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THE 1980'S AND TODAY;AN ANALYSIS OF WOMEN'S SUBJECTIVE WELL-BEING

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Date Issued:
2006
Abstract/Description:
The purpose of this study is to augment the existing literature concerning the relationship between marital status, gender, social networks, and cohort effect on dimensions of subjective well-being for women. Multiple dimensions of subjective well-being are examined. Multiple regression and logistic regression are employed to examine the effects of marital status, social networks, and cohort effects on the dependent variables that tap the dimensions of subjective well-being. The analysis controls for age, race, education, income, religious attendance and region of residence. The findings report some inconsistency in regards to the current literature. Social networks and support are found to be the most constant independent predictor of subjective well-being. While the effects of being divorced and separated, as well as cohort membership, are not as consistent, the findings are notable and should be addressed in future research addressing subjective well-being.
Title: THE 1980'S AND TODAY;AN ANALYSIS OF WOMEN'S SUBJECTIVE WELL-BEING.
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Name(s): Coleman, Michelle, Author
Gay, David, Committee Chair
University of Central Florida, Degree Grantor
Type of Resource: text
Date Issued: 2006
Publisher: University of Central Florida
Language(s): English
Abstract/Description: The purpose of this study is to augment the existing literature concerning the relationship between marital status, gender, social networks, and cohort effect on dimensions of subjective well-being for women. Multiple dimensions of subjective well-being are examined. Multiple regression and logistic regression are employed to examine the effects of marital status, social networks, and cohort effects on the dependent variables that tap the dimensions of subjective well-being. The analysis controls for age, race, education, income, religious attendance and region of residence. The findings report some inconsistency in regards to the current literature. Social networks and support are found to be the most constant independent predictor of subjective well-being. While the effects of being divorced and separated, as well as cohort membership, are not as consistent, the findings are notable and should be addressed in future research addressing subjective well-being.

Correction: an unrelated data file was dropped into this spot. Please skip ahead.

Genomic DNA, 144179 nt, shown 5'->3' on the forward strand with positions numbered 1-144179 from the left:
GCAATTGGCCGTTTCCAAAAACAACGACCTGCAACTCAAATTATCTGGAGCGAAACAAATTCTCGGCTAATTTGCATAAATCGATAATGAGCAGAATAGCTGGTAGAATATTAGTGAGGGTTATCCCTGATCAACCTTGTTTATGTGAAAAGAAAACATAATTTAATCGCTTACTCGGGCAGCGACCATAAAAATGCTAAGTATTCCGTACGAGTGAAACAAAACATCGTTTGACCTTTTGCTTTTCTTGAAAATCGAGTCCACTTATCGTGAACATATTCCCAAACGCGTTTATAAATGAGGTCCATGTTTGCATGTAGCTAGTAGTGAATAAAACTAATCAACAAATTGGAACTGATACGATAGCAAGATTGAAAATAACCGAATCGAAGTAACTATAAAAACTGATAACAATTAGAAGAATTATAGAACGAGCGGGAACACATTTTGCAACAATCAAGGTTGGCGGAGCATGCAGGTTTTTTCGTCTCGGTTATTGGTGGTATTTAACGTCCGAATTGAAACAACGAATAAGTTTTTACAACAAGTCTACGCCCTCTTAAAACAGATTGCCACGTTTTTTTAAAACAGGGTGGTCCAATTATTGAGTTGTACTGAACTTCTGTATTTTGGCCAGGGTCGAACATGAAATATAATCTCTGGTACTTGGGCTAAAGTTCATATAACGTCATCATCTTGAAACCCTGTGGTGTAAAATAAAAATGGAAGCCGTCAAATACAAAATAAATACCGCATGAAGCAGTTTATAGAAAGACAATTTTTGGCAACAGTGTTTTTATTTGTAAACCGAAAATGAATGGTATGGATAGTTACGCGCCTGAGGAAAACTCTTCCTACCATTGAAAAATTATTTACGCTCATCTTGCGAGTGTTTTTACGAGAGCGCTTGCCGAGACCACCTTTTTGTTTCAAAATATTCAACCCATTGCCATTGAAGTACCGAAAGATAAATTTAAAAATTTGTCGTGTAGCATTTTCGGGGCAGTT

Identifier: CFE0001230 (IID), ucf:46895 (fedora)
Note(s): 2006-08-01
M.A.
Sciences, Department of Sociology
Masters
This record was generated from author submitted information.
Subject(s): Subjective Well-Being
Social Networks
Marital Status
Gender
Cohort
Persistent Link to This Record: http://purl.flvc.org/ucf/fd/CFE0001230
Restrictions on Access: public
Host Institution: UCF

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